Mae, this is Lavinia. It’ll soon be time
for my therapy, but I had to call. I just read
about Jason’s trouble. I’m so sorry. I think
things went bad after you broke your hip
and he stayed with the Snowdens. He wasn’t
the same after that. Well, I’ve got to go.
They’ve come to drag me away to therapy.
If there’s anything you need, just let me know.
Does Lavinia think I don’t know about broken
hips and therapy? After all I’ve been through.
This wheelchair a part of me, pain who I am.
Helpless as a rag doll, I sit waiting for someone
to come build a fire, help me with all the things
I cannot do—breakfast,
a bath, cobwebs.
Lavinia has her problems, but she does not know
the sea depths of sorrow. She has not read of her
grandson’s shame in the Oak Grove Gazette, out
there in public view where the whole world,
friend and foe alike, can read it. Can cringe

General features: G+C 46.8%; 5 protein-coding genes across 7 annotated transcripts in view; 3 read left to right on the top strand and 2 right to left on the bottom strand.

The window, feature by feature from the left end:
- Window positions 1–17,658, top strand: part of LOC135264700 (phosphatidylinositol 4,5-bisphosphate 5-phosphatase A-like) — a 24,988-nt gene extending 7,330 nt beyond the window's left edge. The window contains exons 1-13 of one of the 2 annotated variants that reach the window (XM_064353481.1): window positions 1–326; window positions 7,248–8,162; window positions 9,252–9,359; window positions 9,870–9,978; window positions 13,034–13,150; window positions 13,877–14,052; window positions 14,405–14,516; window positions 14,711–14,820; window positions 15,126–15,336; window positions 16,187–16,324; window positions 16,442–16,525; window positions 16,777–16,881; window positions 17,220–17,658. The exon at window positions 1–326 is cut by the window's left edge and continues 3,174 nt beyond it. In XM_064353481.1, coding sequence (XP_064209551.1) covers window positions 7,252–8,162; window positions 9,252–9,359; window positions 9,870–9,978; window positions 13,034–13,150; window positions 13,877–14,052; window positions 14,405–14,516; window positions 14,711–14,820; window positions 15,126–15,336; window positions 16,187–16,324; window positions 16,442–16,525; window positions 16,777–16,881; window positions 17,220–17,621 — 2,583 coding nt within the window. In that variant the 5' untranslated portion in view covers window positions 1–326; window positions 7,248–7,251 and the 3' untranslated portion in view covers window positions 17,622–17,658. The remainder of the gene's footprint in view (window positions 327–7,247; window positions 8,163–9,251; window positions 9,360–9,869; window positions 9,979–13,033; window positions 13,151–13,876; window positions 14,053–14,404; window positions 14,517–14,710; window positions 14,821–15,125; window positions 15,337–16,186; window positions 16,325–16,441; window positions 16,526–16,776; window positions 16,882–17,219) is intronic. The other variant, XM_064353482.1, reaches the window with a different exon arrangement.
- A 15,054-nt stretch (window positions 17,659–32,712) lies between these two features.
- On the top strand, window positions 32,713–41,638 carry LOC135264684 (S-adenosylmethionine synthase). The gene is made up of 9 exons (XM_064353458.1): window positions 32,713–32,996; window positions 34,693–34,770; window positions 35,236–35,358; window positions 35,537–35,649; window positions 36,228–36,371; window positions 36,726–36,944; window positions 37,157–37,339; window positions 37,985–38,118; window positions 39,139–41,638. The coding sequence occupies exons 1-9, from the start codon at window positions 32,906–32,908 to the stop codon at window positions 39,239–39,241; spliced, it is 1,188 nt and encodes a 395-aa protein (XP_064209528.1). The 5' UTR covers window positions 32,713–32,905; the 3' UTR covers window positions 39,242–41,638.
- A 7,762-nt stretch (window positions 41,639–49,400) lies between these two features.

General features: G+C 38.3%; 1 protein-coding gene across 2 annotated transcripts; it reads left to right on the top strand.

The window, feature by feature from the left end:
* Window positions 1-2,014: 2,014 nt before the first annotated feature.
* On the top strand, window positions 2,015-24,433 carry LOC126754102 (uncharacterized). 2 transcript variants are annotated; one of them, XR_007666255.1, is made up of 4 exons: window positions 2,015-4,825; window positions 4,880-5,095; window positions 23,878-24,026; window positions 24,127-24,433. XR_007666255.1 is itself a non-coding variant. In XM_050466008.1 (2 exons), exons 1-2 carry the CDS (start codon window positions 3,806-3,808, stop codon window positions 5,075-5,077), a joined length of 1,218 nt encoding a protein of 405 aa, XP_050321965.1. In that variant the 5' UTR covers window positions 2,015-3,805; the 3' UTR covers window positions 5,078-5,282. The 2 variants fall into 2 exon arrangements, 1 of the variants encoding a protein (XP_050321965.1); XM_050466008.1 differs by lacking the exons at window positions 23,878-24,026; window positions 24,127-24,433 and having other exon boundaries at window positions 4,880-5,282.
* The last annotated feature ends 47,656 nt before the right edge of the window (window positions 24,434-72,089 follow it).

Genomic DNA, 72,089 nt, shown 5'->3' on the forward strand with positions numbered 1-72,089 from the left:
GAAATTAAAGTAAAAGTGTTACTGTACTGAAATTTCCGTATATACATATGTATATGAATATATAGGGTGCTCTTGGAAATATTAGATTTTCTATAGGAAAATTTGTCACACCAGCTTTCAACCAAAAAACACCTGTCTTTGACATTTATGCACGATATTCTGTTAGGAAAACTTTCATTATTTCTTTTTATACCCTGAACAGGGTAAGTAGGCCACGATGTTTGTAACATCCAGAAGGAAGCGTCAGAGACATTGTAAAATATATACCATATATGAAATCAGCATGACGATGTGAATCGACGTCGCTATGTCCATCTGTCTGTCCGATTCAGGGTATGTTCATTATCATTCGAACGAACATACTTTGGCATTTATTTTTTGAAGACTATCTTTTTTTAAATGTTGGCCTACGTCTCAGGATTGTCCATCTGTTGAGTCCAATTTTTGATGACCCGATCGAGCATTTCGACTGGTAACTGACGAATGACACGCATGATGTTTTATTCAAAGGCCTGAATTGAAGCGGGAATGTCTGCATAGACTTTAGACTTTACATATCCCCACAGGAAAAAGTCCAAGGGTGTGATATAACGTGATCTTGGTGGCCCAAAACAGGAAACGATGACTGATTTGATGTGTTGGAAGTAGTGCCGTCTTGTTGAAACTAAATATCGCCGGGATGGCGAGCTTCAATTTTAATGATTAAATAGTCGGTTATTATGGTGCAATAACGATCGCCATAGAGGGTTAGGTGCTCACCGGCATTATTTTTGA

or tingle, whichever the case may be, at words:
supper club, drugs, prostitution, pornography.
But it is a shame for a good person like Lavinia
to wind up in such a plight. She taught second
grade forty years, taught my children and
After she retired, she learned to paint, showered
friends with pictures—houses,
from the past. I love the watercolor of
farmhouse. When I look at it, I can see me, a runty
little girl, on the balcony with my odds and ends,
pretending to keep house. Lavinia ought to be at
sitting in the rocking chair on her porch where she
can smell purple phlox, watch cardinals,
and ruby-throats. Instead, she’s in a nursing home
with a broken hip. Pain has turned her bitter.
She complains of therapy, food, nurses, the laundry,
the color of the wallpaper, the t.v. programs.
She calls often. I’ve come to dread it.
Her whining reminds me of my own complaints.
I could howl like an old sick dog. She says
let her know if I need anything. Now what
does she think she can do, her in the Mountain
View Health Care Center with a broken hip?